Thomas Edison Biography & Real Life Story

Thomas Edison

Thomas Edison Quick Facts:

Born: February 11, 1847, Milan, Ohio, United States

Died: October 18, 1931, West Orange, New Jersey, United States

Education: The Cooper Union (1875–1879)

Children: Charles Edison, Theodore Miller Edison, MORE

Spouse: Mina Miller (m. 1886–1931), Mary Stilwell (m. 1871–1884)

Awards: Technical Grammy Award, MORE

Thomas Edison Biography

Thomas Edison was an American inventor who is considered to be one of America’s leading businessmen and innovators and credited with inventions like the first practical incandescent light bulb and the phonograph. In his entire life, he held over 1,000 patents for his inventions. He is one of those reason on which the present world of science is still grateful today for helping to build America’s economy during the Industrial Revolution.

Early Life and Education

Thomas Edison was born on February 11 in the year 1847. His birth place was located in Milan, Ohio. His parents had seven children among them he was the youngest. The name of his father was Samuel and his mother was Nancy Edison. His father was a colonial political activist from Canada, while his mother was an accomplished school teacher.

In his early hood, he had ear infections that caused him hearing difficulties in both ears as a child and nearly deaf as an adult.

In 1854, his family moved to Port Huron in Michigan. There he attended public school for a total of 12 weeks. For his restless behavior, he was considered “difficult” by his teacher.

By knowing this, his mother quickly started to teach him at home. At age of 11, he showed a hungry appetite for knowledge, reading books on a wide range of subjects.

At age 12, Edison started to sell newspapers to passengers along the Grand Trunk Railroad line. There soon after learning the basic of newspaper, he began publishing his own small newspaper, called the Grand Trunk Herald where the up-to-date articles were a hit with passengers.

Edison the Telegrapher

While Edison worked for the railroad, once he saved a three-year-old from being run over by an errant train. As a reward of this heroic incident, the child’s father recognized him with his hunger of knowledge and courage and rewarded him by teaching him to operate a telegraph. By the age of 15, he had learned enough to operate a telegraph.

For the next five years, Edison traveled throughout the Midwest as an itinerant telegrapher. In his spare time, he read widely, studied and experimented with telegraph technology, and became familiar with electrical science.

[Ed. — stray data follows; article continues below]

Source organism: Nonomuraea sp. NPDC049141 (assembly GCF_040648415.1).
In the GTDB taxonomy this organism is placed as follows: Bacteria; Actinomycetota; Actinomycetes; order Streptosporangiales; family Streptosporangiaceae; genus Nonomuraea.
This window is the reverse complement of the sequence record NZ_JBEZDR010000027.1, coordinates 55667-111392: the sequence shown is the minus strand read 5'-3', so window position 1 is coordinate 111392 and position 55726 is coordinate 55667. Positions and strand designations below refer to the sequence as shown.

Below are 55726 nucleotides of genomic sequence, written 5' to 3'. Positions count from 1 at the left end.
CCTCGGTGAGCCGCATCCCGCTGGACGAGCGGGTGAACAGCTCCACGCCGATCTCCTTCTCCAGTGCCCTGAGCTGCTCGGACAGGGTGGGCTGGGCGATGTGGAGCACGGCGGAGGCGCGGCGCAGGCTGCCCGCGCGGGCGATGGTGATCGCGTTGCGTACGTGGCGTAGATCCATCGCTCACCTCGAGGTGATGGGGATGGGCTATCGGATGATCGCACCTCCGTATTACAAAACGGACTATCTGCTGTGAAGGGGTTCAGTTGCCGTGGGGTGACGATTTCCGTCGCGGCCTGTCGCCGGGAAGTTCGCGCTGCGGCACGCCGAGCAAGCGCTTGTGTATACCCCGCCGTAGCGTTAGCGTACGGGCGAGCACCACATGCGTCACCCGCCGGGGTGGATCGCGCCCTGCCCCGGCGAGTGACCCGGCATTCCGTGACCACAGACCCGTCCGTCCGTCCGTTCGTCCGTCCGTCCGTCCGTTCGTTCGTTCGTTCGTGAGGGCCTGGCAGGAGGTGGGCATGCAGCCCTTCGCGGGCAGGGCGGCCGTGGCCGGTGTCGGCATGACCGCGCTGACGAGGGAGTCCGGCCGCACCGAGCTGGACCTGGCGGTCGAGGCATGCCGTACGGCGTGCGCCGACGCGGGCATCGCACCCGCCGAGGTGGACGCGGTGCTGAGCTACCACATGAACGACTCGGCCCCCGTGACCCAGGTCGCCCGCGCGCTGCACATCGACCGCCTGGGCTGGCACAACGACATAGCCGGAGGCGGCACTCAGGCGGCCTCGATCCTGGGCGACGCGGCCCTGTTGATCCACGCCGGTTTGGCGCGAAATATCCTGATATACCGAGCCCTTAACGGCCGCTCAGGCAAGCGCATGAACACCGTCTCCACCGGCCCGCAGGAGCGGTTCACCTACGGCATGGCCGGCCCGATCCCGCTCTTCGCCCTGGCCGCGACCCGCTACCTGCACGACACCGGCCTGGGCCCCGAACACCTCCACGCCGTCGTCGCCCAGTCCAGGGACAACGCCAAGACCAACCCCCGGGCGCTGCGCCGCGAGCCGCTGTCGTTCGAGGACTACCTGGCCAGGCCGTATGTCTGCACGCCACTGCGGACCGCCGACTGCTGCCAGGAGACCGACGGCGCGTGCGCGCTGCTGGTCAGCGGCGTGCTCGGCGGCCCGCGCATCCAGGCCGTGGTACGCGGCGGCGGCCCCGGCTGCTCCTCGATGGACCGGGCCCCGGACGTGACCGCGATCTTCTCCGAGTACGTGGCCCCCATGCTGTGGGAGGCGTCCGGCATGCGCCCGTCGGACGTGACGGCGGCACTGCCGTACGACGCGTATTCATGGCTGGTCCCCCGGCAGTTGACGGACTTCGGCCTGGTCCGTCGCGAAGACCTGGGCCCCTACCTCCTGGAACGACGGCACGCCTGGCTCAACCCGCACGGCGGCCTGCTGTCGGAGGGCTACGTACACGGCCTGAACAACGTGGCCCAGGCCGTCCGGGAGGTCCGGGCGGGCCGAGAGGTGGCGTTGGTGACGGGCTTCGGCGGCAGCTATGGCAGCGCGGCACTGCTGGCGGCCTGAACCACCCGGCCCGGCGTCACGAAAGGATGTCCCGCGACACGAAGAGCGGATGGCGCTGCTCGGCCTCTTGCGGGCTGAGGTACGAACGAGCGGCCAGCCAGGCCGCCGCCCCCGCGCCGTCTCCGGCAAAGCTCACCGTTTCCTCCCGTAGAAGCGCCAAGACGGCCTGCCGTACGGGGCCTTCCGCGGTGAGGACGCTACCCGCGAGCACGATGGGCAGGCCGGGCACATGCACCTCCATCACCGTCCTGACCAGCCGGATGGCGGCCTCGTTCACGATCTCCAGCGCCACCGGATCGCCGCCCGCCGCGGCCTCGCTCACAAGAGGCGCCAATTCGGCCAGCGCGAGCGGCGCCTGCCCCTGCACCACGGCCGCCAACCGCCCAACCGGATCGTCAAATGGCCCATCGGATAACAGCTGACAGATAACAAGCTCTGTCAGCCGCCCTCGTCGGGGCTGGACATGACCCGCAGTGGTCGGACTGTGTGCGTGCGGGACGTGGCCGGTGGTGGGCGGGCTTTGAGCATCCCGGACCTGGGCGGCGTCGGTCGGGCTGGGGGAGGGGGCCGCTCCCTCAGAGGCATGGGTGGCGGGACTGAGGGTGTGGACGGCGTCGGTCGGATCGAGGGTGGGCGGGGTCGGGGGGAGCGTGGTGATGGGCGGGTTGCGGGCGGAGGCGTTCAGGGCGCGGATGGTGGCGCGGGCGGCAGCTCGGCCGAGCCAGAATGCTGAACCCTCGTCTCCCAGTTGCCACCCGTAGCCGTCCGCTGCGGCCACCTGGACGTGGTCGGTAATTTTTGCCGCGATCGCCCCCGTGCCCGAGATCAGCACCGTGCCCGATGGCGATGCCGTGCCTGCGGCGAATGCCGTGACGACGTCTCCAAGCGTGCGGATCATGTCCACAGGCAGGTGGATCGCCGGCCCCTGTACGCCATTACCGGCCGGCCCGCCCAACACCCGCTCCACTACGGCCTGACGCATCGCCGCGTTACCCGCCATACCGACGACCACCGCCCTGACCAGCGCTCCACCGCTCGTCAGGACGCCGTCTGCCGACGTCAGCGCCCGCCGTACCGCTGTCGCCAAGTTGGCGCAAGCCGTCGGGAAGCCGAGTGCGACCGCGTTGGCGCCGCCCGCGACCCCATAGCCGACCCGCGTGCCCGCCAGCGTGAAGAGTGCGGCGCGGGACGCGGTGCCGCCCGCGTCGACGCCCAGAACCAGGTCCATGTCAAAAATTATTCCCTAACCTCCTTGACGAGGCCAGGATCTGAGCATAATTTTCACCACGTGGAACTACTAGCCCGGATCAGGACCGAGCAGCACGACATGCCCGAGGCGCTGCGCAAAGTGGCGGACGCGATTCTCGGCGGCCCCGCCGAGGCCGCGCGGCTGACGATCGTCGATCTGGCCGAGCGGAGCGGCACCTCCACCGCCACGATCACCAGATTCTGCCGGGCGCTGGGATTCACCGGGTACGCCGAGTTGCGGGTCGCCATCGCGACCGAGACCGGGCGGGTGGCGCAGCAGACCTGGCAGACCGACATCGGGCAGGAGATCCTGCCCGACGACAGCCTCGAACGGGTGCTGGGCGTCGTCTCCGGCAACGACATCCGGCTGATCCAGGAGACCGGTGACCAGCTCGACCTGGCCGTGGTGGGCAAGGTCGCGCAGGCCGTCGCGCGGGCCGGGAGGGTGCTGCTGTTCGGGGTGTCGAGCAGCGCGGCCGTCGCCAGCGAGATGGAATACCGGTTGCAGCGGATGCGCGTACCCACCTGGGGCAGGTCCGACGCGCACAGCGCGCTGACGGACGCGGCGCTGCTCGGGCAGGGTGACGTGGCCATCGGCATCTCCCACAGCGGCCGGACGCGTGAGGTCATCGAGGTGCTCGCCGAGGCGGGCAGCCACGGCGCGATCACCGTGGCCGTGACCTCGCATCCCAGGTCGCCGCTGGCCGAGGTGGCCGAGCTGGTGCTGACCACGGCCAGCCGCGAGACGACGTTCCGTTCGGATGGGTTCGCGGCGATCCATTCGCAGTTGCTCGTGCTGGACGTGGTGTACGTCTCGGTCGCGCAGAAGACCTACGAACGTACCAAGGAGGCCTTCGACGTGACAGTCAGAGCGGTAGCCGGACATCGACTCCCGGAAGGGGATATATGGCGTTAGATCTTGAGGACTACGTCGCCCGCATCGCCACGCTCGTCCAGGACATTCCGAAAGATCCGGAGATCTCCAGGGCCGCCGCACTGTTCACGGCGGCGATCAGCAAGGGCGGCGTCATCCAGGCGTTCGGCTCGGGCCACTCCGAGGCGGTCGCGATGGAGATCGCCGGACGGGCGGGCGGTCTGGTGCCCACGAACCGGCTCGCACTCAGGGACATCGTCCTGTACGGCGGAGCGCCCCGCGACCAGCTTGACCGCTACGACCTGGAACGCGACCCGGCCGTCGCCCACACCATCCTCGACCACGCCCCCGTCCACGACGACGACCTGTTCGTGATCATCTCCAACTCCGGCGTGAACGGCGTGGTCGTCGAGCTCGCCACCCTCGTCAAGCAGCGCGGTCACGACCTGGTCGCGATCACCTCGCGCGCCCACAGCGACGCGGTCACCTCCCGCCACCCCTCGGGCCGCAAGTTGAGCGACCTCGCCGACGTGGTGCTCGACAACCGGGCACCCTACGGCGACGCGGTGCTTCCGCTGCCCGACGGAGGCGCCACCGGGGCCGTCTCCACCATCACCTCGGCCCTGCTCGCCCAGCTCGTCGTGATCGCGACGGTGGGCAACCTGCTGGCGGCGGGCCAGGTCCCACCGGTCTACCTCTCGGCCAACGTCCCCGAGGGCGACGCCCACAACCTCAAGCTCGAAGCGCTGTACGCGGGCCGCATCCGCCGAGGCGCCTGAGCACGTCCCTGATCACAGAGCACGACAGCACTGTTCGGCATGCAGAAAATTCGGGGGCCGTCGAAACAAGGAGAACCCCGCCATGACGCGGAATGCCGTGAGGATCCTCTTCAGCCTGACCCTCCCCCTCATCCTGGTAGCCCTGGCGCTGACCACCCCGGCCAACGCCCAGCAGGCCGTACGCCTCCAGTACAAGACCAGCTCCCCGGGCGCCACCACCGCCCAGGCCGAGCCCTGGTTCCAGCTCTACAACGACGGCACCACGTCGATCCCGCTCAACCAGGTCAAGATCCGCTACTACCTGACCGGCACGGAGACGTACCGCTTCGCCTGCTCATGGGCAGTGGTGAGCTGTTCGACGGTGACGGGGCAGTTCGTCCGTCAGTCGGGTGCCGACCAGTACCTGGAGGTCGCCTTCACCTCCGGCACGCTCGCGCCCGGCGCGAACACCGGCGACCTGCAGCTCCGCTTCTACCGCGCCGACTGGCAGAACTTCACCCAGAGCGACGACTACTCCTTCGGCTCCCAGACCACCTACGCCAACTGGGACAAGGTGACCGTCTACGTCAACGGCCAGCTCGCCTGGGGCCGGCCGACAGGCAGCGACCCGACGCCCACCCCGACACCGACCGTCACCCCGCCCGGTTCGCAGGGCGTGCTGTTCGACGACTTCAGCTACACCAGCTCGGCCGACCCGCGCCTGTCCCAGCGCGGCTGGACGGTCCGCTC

Children

In 1871 Edison married a 16-years old girl named Mary Stil well who was an employee at one of his businesses. The marriage lasted for 13 years and they had three children together. In 1884, Mary died at the age of 29 because of brain tumor. After two years of her departure, Edison married Mina Miller who was 19 years junior of him.

Inventions

In the year 1869 when he was 22 years old, Edison moved to New York City and developed his first invention. He designed an improved stock ticker called the Universal Stock Printer that could synchronize several stock tickers’ transactions.

By the early 1870s, he had acquired a reputation as a first-rate inventor. At that very year, he set up his first small laboratory and manufacturing facility in Newark, New Jersey. From that time he had a business mind along with his creative inventing gifts and thus he used to form numerous partnerships and developed products for the highest bidder to make profit out of it.

Quadruplex Telegraph: Edison designed for Western Union the quadruplex telegraph that was capable of transmitting two signals in two different directions using the same wire.

Phonograph: In December of 1877, Edison developed a method for recording sound for the first time with his invention called phonograph which had tin-coated cylinders with two needles, one for recording sound and another for playback. His first words spoken into the phonograph’s mouthpiece were, “Mary had a little lamb.”

Light Bulb: After buying Woodward and Evans’ patent and making improvements in his design, Edison was granted a patent for his own improved light bulb in 1879.

Later Inventions & Business

In the year 1887, Edison built an industrial research laboratory in West Orange, New Jersey to serve as the primary research laboratory for the Edison lighting companies. He spent most of his time there by supervising the development of lighting technology and power systems along with the mechanics working there. He also perfected the phonograph, and developed the motion picture camera and the alkaline storage battery.

Motion Picture

On April 23 in the year 1896, Edison introduced himself as the first person to project a motion picture by holding the world’s first motion picture screening in New York City. Soon, Edison’s West Orange laboratory was creating Edison Films. Among the first of these was The Great Train Robbery, released in 1903.

Patents

During his lifetime, Edison was awarded with 1,093 U.S. patents and filed an additional 500 to 600 that were unsuccessful or abandoned. He executed his first patent for his Electrographic Vote-Recorder on October 13, 1868 when he was just 21. His last patent was for an apparatus for holding objects during the electroplating process.

Thomas Edison’s Death

Edison died on October 18, 1931 from complications of diabetes in his home located in Glenmont, West Orange, New Jersey. At the bed of his death, he was 84 years old. Many communities and corporations throughout the world dimmed their lights or briefly turned off their electrical power to commemorate his passing.

Though he was a publicity seeker, he didn’t socialize well and often neglected his family. But by the time he died, Edison was one of the most well-known and respected Americans in the world.

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